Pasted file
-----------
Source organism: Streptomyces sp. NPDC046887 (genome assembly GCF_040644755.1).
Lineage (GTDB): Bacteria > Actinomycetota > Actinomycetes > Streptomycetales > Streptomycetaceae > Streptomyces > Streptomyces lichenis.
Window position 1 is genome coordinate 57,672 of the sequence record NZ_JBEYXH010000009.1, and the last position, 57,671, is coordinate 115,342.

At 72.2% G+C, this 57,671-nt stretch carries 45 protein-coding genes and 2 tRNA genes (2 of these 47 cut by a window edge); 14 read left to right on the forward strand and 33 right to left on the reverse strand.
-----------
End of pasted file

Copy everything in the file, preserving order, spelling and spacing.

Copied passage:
Source organism: Streptomyces sp. NPDC046887 (genome assembly GCF_040644755.1).
Lineage (GTDB): Bacteria > Actinomycetota > Actinomycetes > Streptomycetales > Streptomycetaceae > Streptomyces > Streptomyces lichenis.
Window position 1 is genome coordinate 57,672 of the sequence record NZ_JBEYXH010000009.1, and the last position, 57,671, is coordinate 115,342.

At 72.2% G+C, this 57,671-nt stretch carries 45 protein-coding genes and 2 tRNA genes (2 of these 47 cut by a window edge); 14 read left to right on the forward strand and 33 right to left on the reverse strand.